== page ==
Not much is different these days for the Chicago Cubs. They lost 101 games a year ago, more than all but one team in the National League. This year, their 22 losses are, again, second-most in the senior circuit. The lovable losers' offense was an embarrassment in 2012, finishing with the second-worst OPS+ in the NL. While that number has improved a bit this year, there are some legitimate reasons for concern. And the bullpen? Yuck all the way around.
Still, there's a bright spot for Chicago this year, and that's the starting rotation. Only one of its members -- Edwin Jackson -- is below average in terms of ERA+. Veterans Carlos Villanueva (3.02 ERA, 131 ERA+) and Scott Feldman (2.53 ERA+, 157 ERA+) have been strong throughout the early part of the season, and Travis Wood 2.33 ERA, 170 ERA+) is making his case as the team's best pitcher. However, nobody in the rotation is as good -- stuff-wise or upside-wise -- than Jeff Samardzija.
#29 / Pitcher / Chicago Cubs
Jan 23, 1985
|2013 - Jeff Samardzija||1-5||3.70||1.25||57||19|
If you were to simply look at Samardzija's win-loss record, you'd probably write him off as a mediocre bust. However, Samardzija walked fewer than three batters per nine innings a year ago while striking out more than nine in his 13-loss campaign. While the walks are up a bit this year, so are the punchouts; Samardzija has rung up 10.5 batters per nine innings, still good enough for a K/BB ratio of 3.00.
Turning Samardzija into a starter was one of the best moves the Cubs have made over the past few years. They recently made another solid decision, as I discuss below with Josh Timmers of Bleed Cubbie Blue.
Bryan Kilpatrick: At 15-22, the Cubs are performing about as expected through the first month and a half of the season. That said, there are some positive story lines with this club. Fill us in on the biggest positive and biggest negative for the club this season.
Josh Timmers: There hasn't really been anything positive on the field. The biggest positive, I guess, would be the Anthony Rizzo extension that was reported yesterday. Along with the Cubs having locked up Starlin Castro, they've now got two building blocks for the future.
On the field, I think you could say that the starting rotation has looked solid to start the year. Travis Wood is looking like he'll be a decent back-end of the rotation starter for years to come. Scott Feldman has looked good and could be spun off for prospects at the trade deadline. And there's Samardzija (see below).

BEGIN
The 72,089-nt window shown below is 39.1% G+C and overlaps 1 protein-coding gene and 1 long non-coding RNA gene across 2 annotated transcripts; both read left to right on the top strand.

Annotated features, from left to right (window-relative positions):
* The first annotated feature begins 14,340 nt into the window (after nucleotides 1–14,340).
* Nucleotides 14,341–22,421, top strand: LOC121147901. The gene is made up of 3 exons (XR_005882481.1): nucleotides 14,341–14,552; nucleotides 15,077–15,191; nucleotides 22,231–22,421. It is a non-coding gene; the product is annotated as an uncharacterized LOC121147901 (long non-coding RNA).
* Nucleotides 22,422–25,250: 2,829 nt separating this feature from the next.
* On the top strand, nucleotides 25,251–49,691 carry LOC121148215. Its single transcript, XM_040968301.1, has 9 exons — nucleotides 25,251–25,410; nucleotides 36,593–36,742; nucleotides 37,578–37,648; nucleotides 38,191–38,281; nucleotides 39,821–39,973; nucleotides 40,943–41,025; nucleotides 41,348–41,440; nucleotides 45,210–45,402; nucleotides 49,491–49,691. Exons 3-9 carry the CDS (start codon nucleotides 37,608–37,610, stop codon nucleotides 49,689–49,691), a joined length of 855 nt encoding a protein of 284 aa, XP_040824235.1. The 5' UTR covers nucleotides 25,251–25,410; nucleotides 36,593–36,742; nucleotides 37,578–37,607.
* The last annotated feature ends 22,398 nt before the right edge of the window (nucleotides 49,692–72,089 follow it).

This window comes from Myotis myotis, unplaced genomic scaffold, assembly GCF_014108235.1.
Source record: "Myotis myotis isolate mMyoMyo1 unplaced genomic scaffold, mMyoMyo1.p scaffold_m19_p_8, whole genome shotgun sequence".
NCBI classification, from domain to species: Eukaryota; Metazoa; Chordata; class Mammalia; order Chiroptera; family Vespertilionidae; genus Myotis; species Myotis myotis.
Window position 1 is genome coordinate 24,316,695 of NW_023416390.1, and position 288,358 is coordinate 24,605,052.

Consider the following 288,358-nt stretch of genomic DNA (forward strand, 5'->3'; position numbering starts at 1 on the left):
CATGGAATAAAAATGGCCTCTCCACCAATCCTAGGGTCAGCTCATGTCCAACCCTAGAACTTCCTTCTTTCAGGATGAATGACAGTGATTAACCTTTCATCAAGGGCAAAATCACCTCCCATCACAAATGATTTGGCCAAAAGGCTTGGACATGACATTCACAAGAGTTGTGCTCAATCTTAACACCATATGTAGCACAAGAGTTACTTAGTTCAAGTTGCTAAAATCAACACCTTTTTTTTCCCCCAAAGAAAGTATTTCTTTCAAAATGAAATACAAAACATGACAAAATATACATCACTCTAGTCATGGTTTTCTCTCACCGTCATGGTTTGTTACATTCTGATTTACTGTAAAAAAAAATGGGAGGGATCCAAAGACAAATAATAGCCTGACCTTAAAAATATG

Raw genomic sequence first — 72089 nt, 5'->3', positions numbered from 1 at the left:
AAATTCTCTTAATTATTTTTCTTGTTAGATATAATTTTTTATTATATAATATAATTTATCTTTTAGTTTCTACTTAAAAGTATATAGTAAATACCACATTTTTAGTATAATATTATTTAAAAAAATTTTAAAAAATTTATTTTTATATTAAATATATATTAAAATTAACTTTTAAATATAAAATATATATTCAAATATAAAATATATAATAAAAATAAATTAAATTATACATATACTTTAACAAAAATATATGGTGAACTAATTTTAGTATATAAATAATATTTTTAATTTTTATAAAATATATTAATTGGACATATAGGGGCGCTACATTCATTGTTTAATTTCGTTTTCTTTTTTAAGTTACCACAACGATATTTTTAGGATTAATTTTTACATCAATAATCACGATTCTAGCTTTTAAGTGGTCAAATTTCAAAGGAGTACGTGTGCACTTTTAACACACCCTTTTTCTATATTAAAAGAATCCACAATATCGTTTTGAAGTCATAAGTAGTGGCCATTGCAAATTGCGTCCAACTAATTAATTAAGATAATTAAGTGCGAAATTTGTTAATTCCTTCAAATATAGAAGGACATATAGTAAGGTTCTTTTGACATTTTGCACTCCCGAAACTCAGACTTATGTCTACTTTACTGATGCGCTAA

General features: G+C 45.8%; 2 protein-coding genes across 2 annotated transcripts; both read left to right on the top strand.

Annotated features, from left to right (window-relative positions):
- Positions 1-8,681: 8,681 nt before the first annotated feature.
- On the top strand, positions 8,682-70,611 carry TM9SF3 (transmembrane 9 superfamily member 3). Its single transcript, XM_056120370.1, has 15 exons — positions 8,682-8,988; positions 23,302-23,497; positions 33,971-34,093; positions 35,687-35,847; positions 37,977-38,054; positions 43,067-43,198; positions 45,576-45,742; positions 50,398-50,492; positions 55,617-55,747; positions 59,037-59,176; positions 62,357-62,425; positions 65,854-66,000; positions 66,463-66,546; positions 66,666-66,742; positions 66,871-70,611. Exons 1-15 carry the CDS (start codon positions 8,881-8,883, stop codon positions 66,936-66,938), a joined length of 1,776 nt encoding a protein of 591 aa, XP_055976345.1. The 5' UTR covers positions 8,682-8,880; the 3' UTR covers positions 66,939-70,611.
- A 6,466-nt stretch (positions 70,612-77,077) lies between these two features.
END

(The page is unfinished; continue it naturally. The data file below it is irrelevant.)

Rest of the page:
The other surprises are Nate Schierholtz and Luis Valbuena. Schierholtz has always had the potential to be a pretty good player if you gave him a chance, got him out of AT&T Park and never, ever let him face a left-handed pitcher. Valbuena is probably just riding magic pixie dust right now.
As far as the negatives go, the bullpen is a disaster, although Kevin Gregg, of all people, has stepped up. The offense in general, other than the aforementioned Schierholtz and Valbuena, has been disappointing
BK: What kind of help, if any, is on the way for the Cubs in terms of the farm system? And, how soon will it make an impact?
JT: This is my area of expertise, and I can say there isn't much help coming anytime soon. The Cubs have some big prospects, like shortstop Javier Baez, right fielder Jorge Soler and center fielder Albert Almora, but all of them are at least two years away. While all could be very good, none will help this year and probably not much next.
I actually think the first impact player to come out of the farm system will be whichever pitcher the Cubs take in the June draft--Jonathan Gray or Mark Appel. Appel is probably major-league ready right now (although there would be no point in bringing him to the majors this season) and Gray isn't far behind him. Either could be in the Cubs' starting rotation in 2014.
BK: Is there a certain long-term organizational plan being put into place by Theo Epstein and Jed Hoyer? Do you feel comfortable with how it's playing out?
JT: I think Epstein and Hoyer had to tear down the whole system and start over. Guys who were willing to adapt, like Tim Wilken, were allowed to stay on and guys who didn't want to, like Oneri Flieta, were let go despite having long-term contracts.
So far, everything looks OK. Under Jim Hendry, this team was always reacting rather than acting. Epstein seems to at least have a plan in place.
BK: Jeff Samardzija looks like he's knocking on the "elite pitcher" door, but it doesn't seem like he's quite there yet. What is holding him back? Also, can you please convince the Cubs' brass to trade him to the Rockies? Thanks in advance.
JT: Samardzija is really only kept back by his inexperience. This is only his second season as a major league starter, and because of the football, he didn't have as much experience pitching in his past as most major league pitchers would. Once he learns to pitch out of trouble instead of trying to throw his way out of trouble, he could be something special.
One of his weaknesses is giving up home runs. You sure you want him? (Editor's note: Yes. Yes we do.)
BK: What are your predictions for this series?
JT: Prediction? Pain.
Really, I think one team will win two of three. I think it will be the Cubs because they play better at home, but it wouldn't surprise me at all if it were the Rockies.
Game 1: Monday, May 13 at 6:05 p.m. MT (ROOT Sports)
Juan Nicasio (3-0, 4.72 ERA) vs. Travis Wood (3-2, 2.33 ERA)
Game 2: Tuesday, May 14 at 6:05 p.m. MT (ROOT Sports)
Jeff Francis (1-3, 6.90) vs. Carlos Villanueva (1-2, 3.02)
Game 3: Wednesday, May 15 at 6:05 p.m. MT (ROOT Sports)
Jon Garland (3-3, 4.83) vs. Jeff Samardzija (1-5, 3.70)